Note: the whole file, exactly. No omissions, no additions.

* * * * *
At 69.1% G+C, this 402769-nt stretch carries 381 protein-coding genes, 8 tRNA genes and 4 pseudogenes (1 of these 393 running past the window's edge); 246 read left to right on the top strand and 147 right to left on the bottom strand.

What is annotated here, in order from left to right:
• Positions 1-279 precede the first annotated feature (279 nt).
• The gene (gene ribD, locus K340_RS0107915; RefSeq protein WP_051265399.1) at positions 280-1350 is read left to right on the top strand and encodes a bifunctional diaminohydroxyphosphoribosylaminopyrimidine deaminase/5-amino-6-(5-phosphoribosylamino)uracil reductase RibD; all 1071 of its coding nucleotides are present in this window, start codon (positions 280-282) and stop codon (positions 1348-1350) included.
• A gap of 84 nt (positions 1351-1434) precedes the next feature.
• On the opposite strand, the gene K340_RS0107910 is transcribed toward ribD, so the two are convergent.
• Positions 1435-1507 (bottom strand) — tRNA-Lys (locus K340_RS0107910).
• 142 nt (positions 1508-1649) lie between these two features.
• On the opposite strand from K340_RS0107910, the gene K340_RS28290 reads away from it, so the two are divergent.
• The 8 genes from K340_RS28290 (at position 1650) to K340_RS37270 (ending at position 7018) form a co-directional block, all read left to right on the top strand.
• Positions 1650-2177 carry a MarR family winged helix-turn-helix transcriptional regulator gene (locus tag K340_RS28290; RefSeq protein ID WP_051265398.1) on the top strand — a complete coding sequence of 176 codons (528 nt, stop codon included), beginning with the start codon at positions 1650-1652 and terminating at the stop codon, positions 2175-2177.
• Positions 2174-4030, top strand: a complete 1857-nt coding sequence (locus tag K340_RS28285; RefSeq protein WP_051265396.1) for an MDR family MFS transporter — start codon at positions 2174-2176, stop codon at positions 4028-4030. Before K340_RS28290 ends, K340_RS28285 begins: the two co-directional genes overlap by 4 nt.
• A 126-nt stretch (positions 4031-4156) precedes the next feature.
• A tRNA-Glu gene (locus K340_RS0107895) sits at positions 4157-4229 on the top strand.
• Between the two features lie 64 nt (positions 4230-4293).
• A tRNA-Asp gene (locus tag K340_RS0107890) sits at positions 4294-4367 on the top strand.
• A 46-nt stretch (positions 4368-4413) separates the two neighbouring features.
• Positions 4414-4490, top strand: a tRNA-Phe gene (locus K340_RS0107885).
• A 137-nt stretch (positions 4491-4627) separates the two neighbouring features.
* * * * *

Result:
At 69.1% G+C, this 402769-nt stretch carries 381 protein-coding genes, 8 tRNA genes and 4 pseudogenes (1 of these 393 running past the window's edge); 246 read left to right on the top strand and 147 right to left on the bottom strand.

What is annotated here, in order from left to right:
• Positions 1-279 precede the first annotated feature (279 nt).
• The gene (gene ribD, locus K340_RS0107915; RefSeq protein WP_051265399.1) at positions 280-1350 is read left to right on the top strand and encodes a bifunctional diaminohydroxyphosphoribosylaminopyrimidine deaminase/5-amino-6-(5-phosphoribosylamino)uracil reductase RibD; all 1071 of its coding nucleotides are present in this window, start codon (positions 280-282) and stop codon (positions 1348-1350) included.
• A gap of 84 nt (positions 1351-1434) precedes the next feature.
• On the opposite strand, the gene K340_RS0107910 is transcribed toward ribD, so the two are convergent.
• Positions 1435-1507 (bottom strand) — tRNA-Lys (locus K340_RS0107910).
• 142 nt (positions 1508-1649) lie between these two features.
• On the opposite strand from K340_RS0107910, the gene K340_RS28290 reads away from it, so the two are divergent.
• The 8 genes from K340_RS28290 (at position 1650) to K340_RS37270 (ending at position 7018) form a co-directional block, all read left to right on the top strand.
• Positions 1650-2177 carry a MarR family winged helix-turn-helix transcriptional regulator gene (locus tag K340_RS28290; RefSeq protein ID WP_051265398.1) on the top strand — a complete coding sequence of 176 codons (528 nt, stop codon included), beginning with the start codon at positions 1650-1652 and terminating at the stop codon, positions 2175-2177.
• Positions 2174-4030, top strand: a complete 1857-nt coding sequence (locus tag K340_RS28285; RefSeq protein WP_051265396.1) for an MDR family MFS transporter — start codon at positions 2174-2176, stop codon at positions 4028-4030. Before K340_RS28290 ends, K340_RS28285 begins: the two co-directional genes overlap by 4 nt.
• A 126-nt stretch (positions 4031-4156) precedes the next feature.
• A tRNA-Glu gene (locus K340_RS0107895) sits at positions 4157-4229 on the top strand.
• Between the two features lie 64 nt (positions 4230-4293).
• A tRNA-Asp gene (locus tag K340_RS0107890) sits at positions 4294-4367 on the top strand.
• A 46-nt stretch (positions 4368-4413) separates the two neighbouring features.
• Positions 4414-4490, top strand: a tRNA-Phe gene (locus K340_RS0107885).
• A 137-nt stretch (positions 4491-4627) separates the two neighbouring features.